The chapter of After God devoted to Gnosticism, while the most uneven in its scholarly grasp of the materials, offers an acute interpretation of the gnostic impulse as the characteristic gesture of this “Axial” ascent into an ever-more vertical transcendence. It is the same drive or pathos that one finds in the Johannine distinction between being “in” the world and being “of” it. All the high dualisms of the Axial Age contributed to humanity’s increasing mastery over any number of instrumentally useful distinctions: soul and thing, soul and mechanism, subjectivity and objectivity, purpose and tool, and so on. And the “monotheologizing” process by which higher levels of divinity progressively subordinated and expelled intermediate divine realms and powers—a process that reached one of its most consequential zeniths in the first creation account in Genesis, where the creator God is depicted as radically superior to his creation—was also the progressive ensoulment of human beings as isolated sovereign selves, individuals in the image of the one God Most High, fully realized persons, and finally modern subjectivities.

The Christian story brings this history to one of its epochal watersheds. In the Gospel there is a radical assault upon all the mediating structures of patriarchal authority—all the religious and social institutions, all the established offices of pedigree and privilege, all the nested stations of kin, people, kingdom, empire, and priesthood—by the individual soul’s claim of an immediate filiation to the One God. For Sloterdijk, Christ is “God’s bastard,” the Father’s natural child, as it were, conceived and born outside all legitimate lines of inheritance and all licit structures of authority. And his anti-patriarchal revolt became in time a license granted to every soul: now each of us, in our individual humanity, liberated by this social and spiritual apostasy, can become God’s bastard too, someone in whom God directly dwells as Father. At the same time, and by the same logic, a new order of social and political desire was implanted in human nature: that of “infinite egalitarianism,” a passage from the psycho-politics of command and obedience to one of equal self-determination, the transformation of vertical into horizontal difference.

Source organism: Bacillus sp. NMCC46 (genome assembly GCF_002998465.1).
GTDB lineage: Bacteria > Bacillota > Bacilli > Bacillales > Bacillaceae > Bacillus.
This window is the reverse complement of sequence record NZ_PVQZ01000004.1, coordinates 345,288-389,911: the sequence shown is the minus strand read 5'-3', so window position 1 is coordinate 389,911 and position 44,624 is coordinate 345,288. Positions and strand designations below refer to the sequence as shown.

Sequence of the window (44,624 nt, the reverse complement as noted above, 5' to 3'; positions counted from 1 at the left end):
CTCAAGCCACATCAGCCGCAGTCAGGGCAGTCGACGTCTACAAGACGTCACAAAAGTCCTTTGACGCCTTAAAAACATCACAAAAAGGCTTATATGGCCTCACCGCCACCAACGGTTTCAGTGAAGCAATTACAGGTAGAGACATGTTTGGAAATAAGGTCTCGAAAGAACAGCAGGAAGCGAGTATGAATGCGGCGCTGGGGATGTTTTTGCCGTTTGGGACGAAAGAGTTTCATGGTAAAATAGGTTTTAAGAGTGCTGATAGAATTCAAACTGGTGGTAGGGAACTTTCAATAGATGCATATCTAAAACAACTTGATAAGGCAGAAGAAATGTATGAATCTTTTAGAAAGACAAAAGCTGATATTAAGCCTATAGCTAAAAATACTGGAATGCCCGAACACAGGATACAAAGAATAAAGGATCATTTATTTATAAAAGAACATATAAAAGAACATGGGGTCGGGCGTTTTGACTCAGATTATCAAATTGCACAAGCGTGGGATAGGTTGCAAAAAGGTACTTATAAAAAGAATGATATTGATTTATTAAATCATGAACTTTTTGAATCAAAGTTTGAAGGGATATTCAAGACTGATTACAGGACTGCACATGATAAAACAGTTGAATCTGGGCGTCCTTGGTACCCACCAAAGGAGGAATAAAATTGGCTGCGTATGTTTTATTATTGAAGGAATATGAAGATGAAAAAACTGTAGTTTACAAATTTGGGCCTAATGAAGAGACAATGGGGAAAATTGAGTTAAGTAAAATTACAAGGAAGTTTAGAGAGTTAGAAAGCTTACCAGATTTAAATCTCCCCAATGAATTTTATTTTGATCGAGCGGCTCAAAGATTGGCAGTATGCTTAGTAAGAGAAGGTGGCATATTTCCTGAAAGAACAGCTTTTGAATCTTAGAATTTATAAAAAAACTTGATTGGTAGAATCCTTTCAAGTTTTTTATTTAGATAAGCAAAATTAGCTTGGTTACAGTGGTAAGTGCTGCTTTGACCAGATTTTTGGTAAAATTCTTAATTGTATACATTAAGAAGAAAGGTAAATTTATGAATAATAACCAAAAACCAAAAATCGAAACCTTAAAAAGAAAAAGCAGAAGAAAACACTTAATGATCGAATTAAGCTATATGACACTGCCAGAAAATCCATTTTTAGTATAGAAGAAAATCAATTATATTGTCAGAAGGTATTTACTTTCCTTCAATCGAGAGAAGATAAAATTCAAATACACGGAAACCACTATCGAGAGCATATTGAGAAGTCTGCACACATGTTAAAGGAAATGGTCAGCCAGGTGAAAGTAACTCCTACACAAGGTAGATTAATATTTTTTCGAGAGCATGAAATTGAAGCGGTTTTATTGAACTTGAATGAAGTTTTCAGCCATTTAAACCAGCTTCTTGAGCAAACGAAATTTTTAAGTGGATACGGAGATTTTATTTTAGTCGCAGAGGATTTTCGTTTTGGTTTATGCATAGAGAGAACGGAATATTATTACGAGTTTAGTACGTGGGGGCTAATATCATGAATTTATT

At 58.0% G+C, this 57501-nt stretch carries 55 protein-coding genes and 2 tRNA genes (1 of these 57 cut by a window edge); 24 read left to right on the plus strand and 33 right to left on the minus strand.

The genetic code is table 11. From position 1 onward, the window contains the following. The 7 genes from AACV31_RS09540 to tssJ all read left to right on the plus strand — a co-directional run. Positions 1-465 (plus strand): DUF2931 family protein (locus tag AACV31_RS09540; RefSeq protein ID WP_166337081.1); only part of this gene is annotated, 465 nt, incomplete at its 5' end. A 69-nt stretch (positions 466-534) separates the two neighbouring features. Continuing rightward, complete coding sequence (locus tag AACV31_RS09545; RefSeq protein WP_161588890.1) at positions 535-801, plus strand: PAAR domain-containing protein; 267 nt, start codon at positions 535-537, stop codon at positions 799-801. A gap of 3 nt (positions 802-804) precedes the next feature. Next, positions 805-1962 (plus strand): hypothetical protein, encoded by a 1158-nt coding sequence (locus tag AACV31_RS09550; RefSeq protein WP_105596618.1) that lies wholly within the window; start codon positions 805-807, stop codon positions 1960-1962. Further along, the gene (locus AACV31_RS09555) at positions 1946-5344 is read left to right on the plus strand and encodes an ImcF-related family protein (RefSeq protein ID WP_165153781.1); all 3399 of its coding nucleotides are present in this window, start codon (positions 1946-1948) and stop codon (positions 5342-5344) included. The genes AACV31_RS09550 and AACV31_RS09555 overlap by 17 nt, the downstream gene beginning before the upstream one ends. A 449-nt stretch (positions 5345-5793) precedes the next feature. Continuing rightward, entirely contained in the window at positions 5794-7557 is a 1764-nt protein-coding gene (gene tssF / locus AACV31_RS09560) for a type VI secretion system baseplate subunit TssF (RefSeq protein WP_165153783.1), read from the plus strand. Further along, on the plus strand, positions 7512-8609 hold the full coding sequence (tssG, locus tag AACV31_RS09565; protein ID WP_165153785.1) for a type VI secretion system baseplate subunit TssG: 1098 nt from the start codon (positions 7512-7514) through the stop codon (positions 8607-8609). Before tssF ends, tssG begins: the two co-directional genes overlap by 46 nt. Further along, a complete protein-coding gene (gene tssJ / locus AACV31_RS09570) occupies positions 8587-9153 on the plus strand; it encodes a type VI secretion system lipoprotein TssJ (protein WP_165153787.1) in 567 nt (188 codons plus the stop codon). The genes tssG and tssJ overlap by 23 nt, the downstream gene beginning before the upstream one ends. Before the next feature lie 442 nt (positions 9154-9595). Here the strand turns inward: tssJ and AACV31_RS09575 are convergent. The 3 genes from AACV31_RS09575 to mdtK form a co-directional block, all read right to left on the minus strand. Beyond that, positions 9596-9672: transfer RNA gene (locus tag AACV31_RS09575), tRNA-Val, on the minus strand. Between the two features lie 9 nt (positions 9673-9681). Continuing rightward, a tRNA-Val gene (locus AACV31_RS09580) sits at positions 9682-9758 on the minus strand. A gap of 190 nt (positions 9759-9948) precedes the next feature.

In any case, the old pieties and enchantments are irretrievable.

Here again Sloterdijk’s favored image is exorcism, which should be understood, he believes, as a kind of purification of a sacred space, a cleansing of the Temple. The soul was once conceived “neither as a theater nor as a factory, as is typical of the modern age, but rather as a sanctuary in which no image was allowed to be on display except that of the god-man—whose image, in turn, had to represent an indescribable God.” In driving out the more elemental spiritual forces that once reigned with such capriciousness in nature, society, and the soul, the One transcendent principle of the Axial Age also became the source of a sovereign selfhood. This is because the expulsion of evil spirits from the soul had to be completed by the subsequent “entrance of a bright principle, which, as warden of the purified soul, became its new monitor and source of inspiration.” The soul thus underwent a change of possession: now it was the Spirit of God himself that was at work within it.